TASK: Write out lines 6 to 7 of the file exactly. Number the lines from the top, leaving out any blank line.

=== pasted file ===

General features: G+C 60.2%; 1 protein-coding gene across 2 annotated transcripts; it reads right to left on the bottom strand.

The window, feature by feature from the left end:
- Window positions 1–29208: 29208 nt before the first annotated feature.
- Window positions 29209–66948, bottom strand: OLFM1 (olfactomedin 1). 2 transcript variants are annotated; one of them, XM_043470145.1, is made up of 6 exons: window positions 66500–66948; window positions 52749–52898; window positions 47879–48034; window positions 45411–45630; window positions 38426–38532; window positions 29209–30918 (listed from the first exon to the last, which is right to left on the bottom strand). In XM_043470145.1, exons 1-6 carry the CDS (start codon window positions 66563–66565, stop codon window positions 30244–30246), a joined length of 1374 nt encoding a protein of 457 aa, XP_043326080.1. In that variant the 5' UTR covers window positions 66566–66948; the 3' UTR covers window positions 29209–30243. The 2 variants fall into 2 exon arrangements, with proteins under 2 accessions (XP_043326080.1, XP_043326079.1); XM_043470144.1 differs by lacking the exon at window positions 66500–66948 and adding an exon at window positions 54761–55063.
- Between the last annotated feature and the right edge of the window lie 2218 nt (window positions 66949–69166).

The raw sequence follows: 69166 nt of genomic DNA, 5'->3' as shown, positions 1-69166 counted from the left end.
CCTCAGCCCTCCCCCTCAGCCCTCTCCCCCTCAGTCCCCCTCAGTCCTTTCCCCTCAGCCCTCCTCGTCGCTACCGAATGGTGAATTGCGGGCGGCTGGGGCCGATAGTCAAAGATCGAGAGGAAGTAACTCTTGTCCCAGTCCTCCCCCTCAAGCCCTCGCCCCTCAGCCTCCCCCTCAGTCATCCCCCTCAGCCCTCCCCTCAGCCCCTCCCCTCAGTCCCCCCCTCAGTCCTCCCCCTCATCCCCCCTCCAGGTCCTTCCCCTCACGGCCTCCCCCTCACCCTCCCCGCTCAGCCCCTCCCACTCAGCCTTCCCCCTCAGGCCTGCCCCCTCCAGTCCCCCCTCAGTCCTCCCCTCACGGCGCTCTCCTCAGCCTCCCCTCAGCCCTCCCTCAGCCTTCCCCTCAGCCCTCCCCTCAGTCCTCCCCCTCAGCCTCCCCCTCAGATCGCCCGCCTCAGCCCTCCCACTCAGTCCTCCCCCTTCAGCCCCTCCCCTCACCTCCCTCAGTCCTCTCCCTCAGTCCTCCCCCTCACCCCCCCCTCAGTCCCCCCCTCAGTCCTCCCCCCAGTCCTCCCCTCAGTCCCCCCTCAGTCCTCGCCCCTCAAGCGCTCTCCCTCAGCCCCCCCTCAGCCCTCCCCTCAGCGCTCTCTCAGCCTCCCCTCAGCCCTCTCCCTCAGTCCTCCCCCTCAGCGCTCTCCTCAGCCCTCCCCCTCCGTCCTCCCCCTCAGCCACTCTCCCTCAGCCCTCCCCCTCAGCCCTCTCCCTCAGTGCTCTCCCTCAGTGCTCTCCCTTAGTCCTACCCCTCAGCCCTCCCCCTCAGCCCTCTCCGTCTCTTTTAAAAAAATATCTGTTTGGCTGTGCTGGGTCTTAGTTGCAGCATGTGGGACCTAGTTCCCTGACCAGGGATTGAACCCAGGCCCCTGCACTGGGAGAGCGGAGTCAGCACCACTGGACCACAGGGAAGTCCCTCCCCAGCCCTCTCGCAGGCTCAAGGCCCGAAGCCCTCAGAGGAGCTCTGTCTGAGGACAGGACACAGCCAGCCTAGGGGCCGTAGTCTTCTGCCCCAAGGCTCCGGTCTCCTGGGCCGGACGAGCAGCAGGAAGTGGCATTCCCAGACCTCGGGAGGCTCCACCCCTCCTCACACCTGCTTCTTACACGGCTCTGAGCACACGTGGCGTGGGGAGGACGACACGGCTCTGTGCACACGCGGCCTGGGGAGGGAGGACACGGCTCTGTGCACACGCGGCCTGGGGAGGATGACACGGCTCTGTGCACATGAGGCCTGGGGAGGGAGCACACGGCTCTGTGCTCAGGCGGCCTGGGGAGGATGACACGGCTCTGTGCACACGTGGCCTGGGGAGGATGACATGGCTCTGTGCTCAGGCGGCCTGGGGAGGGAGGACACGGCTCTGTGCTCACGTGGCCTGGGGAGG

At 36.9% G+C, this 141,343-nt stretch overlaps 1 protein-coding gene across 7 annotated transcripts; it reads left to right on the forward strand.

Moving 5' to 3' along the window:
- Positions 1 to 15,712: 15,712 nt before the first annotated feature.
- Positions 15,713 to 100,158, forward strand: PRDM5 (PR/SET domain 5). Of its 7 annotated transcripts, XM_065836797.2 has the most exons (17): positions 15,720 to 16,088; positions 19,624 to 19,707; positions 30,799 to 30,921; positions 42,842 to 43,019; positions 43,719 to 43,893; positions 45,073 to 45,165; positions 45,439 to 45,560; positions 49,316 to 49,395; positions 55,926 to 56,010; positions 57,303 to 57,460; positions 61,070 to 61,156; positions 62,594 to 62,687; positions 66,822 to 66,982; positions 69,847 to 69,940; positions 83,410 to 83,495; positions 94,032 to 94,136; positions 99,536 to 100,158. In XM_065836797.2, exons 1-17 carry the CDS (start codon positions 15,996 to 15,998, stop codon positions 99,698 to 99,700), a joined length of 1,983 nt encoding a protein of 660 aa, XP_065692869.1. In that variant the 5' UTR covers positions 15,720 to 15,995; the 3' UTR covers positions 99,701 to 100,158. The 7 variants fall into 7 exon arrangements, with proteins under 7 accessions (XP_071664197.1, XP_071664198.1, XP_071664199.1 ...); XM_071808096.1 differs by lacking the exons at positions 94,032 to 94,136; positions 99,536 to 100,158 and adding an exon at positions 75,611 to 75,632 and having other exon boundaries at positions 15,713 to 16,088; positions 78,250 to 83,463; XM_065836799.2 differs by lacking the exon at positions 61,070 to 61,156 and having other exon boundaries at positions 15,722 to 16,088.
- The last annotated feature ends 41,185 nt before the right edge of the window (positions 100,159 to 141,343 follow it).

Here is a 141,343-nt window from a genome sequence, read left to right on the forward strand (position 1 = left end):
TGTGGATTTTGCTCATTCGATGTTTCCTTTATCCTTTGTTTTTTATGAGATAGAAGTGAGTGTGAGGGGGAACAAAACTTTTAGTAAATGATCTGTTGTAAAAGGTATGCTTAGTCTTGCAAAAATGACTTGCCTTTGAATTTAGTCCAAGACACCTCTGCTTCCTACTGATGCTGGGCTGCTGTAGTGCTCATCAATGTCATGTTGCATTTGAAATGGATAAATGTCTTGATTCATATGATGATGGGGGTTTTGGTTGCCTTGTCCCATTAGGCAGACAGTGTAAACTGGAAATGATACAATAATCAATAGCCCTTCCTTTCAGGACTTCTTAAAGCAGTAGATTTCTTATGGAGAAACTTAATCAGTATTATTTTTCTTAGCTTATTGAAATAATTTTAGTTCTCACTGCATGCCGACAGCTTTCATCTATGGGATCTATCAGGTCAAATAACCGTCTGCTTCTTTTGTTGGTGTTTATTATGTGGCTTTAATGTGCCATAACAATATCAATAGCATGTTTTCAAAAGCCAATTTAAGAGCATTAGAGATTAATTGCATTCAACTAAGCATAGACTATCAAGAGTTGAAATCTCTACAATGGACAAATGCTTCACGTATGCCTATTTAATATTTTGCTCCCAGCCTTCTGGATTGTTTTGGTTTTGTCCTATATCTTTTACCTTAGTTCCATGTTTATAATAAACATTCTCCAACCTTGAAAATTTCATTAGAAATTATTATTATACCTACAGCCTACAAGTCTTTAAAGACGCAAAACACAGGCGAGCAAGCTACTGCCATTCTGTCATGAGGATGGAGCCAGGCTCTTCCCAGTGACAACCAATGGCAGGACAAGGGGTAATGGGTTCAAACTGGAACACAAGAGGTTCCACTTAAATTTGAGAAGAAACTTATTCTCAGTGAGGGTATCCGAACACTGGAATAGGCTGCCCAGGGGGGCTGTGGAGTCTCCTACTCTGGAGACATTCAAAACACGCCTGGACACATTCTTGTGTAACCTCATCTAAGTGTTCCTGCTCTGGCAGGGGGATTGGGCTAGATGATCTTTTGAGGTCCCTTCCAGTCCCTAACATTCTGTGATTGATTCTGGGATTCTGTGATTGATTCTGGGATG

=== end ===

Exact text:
The raw sequence follows: 69166 nt of genomic DNA, 5'->3' as shown, positions 1-69166 counted from the left end.
CCTCAGCCCTCCCCCTCAGCCCTCTCCCCCTCAGTCCCCCTCAGTCCTTTCCCCTCAGCCCTCCTCGTCGCTACCGAATGGTGAATTGCGGGCGGCTGGGGCCGATAGTCAAAGATCGAGAGGAAGTAACTCTTGTCCCAGTCCTCCCCCTCAAGCCCTCGCCCCTCAGCCTCCCCCTCAGTCATCCCCCTCAGCCCTCCCCTCAGCCCCTCCCCTCAGTCCCCCCCTCAGTCCTCCCCCTCATCCCCCCTCCAGGTCCTTCCCCTCACGGCCTCCCCCTCACCCTCCCCGCTCAGCCCCTCCCACTCAGCCTTCCCCCTCAGGCCTGCCCCCTCCAGTCCCCCCTCAGTCCTCCCCTCACGGCGCTCTCCTCAGCCTCCCCTCAGCCCTCCCTCAGCCTTCCCCTCAGCCCTCCCCTCAGTCCTCCCCCTCAGCCTCCCCCTCAGATCGCCCGCCTCAGCCCTCCCACTCAGTCCTCCCCCTTCAGCCCCTCCCCTCACCTCCCTCAGTCCTCTCCCTCAGTCCTCCCCCTCACCCCCCCCTCAGTCCCCCCCTCAGTCCTCCCCCCAGTCCTCCCCTCAGTCCCCCCTCAGTCCTCGCCCCTCAAGCGCTCTCCCTCAGCCCCCCCTCAGCCCTCCCCTCAGCGCTCTCTCAGCCTCCCCTCAGCCCTCTCCCTCAGTCCTCCCCCTCAGCGCTCTCCTCAGCCCTCCCCCTCCGTCCTCCCCCTCAGCCACTCTCCCTCAGCCCTCCCCCTCAGCCCTCTCCCTCAGTGCTCTCCCTCAGTGCTCTCCCTTAGTCCTACCCCTCAGCCCTCCCCCTCAGCCCTCTCCGTCTCTTTTAAAAAAATATCTGTTTGGCTGTGCTGGGTCTTAGTTGCAGCATGTGGGACCTAGTTCCCTGACCAGGGATTGAACCCAGGCCCCTGCACTGGGAGAGCGGAGTCAGCACCACTGGACCACAGGGAAGTCCCTCCCCAGCCCTCTCGCAGGCTCAAGGCCCGAAGCCCTCAGAGGAGCTCTGTCTGAGGACAGGACACAGCCAGCCTAGGGGCCGTAGTCTTCTGCCCCAAGGCTCCGGTCTCCTGGGCCGGACGAGCAGCAGGAAGTGGCATTCCCAGACCTCGGGAGGCTCCACCCCTCCTCACACCTGCTTCTTACACGGCTCTGAGCACACGTGGCGTGGGGAGGACGACACGGCTCTGTGCACACGCGGCCTGGGGAGGGAGGACACGGCTCTGTGCACACGCGGCCTGGGGAGGATGACACGGCTCTGTGCACATGAGGCCTGGGGAGGGAGCACACGGCTCTGTGCTCAGGCGGCCTGGGGAGGATGACACGGCTCTGTGCACACGTGGCCTGGGGAGGATGACATGGCTCTGTGCTCAGGCGGCCTGGGGAGGGAGGACACGGCTCTGTGCTCACGTGGCCTGGGGAGG